From there, our route took us through the woods and along the farm track to Oakthorpe. After the village, we traversed the fields to recross the A42 and pass through one side of Measham with a little road walking before turning onto a green lane. Turning off across a few rough pasture fields, we encountered a little mud but nothing too threatening before passing by Champneys Springs to follow the path to Normandy Wood. From there it was an easy walk across the field to re-enter Packington along the lane and regain our cars.


Monday 9th October 2017. Osgathorpe

Photos by John Dogherty
We started from Osgathorpe church on a dull but mild morning heading from the main street between two houses and soon into fields where we came upon three pigs who greeted us with various squeaks and grunts, probably after food. We crossed over the Hathern road and walked a short way along a lane before heading towards the lofty spire of Belton church via a couple of muddy gates. On reaching the village we continued down the main street before re crossing the Hathern road heading towards Low Woods with a field containing a dozen cattle, who stood and studied us as we passed. On reaching a field of maize with no obvious path through it, we set off keeping an eye on a large tree opposite. After what seemed ages we emerged none the worse for wear near to the stile on the other side. Our coffee stop was taken at the top of the next field with views of Belton and the surrounding countryside . Refreshed we continued along the lane then turned right and via a couple more fields before crossing Gracedieu Lane and one more field, and then back into Church Lane to our start point.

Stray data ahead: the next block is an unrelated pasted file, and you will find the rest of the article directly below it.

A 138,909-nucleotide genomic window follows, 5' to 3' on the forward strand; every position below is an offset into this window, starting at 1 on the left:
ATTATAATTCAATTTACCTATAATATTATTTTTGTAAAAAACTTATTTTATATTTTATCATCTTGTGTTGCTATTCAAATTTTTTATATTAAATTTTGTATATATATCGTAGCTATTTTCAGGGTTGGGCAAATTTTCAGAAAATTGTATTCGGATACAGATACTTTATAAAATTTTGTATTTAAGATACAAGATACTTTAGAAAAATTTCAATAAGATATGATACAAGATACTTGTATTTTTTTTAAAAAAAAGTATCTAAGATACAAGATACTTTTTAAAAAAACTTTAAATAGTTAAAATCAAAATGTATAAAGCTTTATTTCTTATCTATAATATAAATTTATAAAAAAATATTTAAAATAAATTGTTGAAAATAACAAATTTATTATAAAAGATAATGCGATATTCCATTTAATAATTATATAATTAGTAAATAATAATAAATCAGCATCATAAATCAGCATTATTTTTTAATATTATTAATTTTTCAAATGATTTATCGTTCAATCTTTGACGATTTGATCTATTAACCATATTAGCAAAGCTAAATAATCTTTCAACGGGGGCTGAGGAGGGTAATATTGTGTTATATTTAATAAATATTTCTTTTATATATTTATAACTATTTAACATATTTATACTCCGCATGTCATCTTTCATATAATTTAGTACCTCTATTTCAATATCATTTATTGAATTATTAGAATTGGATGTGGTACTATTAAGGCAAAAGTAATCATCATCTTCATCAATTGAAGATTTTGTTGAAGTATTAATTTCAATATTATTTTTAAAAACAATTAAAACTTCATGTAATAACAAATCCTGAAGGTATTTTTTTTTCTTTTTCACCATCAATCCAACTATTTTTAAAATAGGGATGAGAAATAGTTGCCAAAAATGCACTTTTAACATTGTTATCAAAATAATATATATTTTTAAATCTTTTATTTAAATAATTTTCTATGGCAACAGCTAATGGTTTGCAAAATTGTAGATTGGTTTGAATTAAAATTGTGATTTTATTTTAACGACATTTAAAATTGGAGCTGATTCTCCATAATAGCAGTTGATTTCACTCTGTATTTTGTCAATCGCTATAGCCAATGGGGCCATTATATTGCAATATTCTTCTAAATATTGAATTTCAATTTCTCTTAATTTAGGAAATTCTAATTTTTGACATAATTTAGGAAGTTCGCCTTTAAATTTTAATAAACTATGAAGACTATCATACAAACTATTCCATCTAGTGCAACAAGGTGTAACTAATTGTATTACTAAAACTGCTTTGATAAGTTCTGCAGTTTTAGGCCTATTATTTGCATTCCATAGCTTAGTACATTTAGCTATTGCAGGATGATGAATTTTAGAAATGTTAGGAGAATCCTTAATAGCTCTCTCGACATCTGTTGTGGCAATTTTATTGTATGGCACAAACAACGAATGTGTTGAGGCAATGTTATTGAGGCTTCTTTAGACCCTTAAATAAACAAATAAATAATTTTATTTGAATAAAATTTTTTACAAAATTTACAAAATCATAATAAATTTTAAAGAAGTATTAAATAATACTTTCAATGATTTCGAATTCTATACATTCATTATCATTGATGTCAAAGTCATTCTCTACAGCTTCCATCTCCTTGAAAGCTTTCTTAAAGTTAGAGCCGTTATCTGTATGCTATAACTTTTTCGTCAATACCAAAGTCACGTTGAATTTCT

Monday 11th September 2017. Walk to Chilcote

Photos by No One
Four walkers met in the layby on Tamworth Road, north of J11 of M42 (SK313107).It was overcast and turned to drizzle just before we set off. The rain continued for most of the walk, with some heavy rain and some dry spells. We set off Southwards to the M42 island and across the A444 into the A5493 Tamworth Road. Entering the fields on the right we followed the hedges toward Chilcote, striking across some fields until we came to No Man's Heath Road. Entering the village and turning right we again entered the fields. After crossing two large fields we crossed the A444 into Stretton en le Field. Going along the single road through the village we then followed a track towards the A42. Going through the tunnel under the road we walked alongside the A42 Southwards. After a kilometre we turned left across the fields until we came out onto Tamworth road near our start point. There were a few stiles but mostly gaps in the hedges. Unlike the last walk, there were no crops as the fields had been ploughed/harrowed, with just small growth of crops. There was some mud but not a problem despite the weather. Total distance was approximately 5.8 miles.